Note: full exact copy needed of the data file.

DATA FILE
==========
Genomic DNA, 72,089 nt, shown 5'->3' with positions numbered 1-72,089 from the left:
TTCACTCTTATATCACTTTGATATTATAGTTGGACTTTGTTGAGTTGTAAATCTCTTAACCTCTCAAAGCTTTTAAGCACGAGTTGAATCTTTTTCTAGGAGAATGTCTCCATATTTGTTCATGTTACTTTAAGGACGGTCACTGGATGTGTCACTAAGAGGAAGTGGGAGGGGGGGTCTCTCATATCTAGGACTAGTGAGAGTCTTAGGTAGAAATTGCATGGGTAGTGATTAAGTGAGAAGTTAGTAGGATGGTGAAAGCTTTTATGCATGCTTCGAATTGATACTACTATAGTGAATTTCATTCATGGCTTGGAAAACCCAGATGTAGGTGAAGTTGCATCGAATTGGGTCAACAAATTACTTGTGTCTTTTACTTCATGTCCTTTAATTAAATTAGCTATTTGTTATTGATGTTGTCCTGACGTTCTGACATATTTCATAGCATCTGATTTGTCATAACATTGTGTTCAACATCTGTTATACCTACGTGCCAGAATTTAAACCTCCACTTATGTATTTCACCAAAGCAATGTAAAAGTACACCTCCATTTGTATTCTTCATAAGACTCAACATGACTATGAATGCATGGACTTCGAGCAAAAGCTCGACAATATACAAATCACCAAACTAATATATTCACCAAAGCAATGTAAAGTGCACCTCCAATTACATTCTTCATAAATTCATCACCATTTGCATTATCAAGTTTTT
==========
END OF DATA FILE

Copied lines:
Genomic DNA, 72,089 nt, shown 5'->3' with positions numbered 1-72,089 from the left:
TTCACTCTTATATCACTTTGATATTATAGTTGGACTTTGTTGAGTTGTAAATCTCTTAACCTCTCAAAGCTTTTAAGCACGAGTTGAATCTTTTTCTAGGAGAATGTCTCCATATTTGTTCATGTTACTTTAAGGACGGTCACTGGATGTGTCACTAAGAGGAAGTGGGAGGGGGGGTCTCTCATATCTAGGACTAGTGAGAGTCTTAGGTAGAAATTGCATGGGTAGTGATTAAGTGAGAAGTTAGTAGGATGGTGAAAGCTTTTATGCATGCTTCGAATTGATACTACTATAGTGAATTTCATTCATGGCTTGGAAAACCCAGATGTAGGTGAAGTTGCATCGAATTGGGTCAACAAATTACTTGTGTCTTTTACTTCATGTCCTTTAATTAAATTAGCTATTTGTTATTGATGTTGTCCTGACGTTCTGACATATTTCATAGCATCTGATTTGTCATAACATTGTGTTCAACATCTGTTATACCTACGTGCCAGAATTTAAACCTCCACTTATGTATTTCACCAAAGCAATGTAAAAGTACACCTCCATTTGTATTCTTCATAAGACTCAACATGACTATGAATGCATGGACTTCGAGCAAAAGCTCGACAATATACAAATCACCAAACTAATATATTCACCAAAGCAATGTAAAGTGCACCTCCAATTACATTCTTCATAAATTCATCACCATTTGCATTATCAAGTTTTT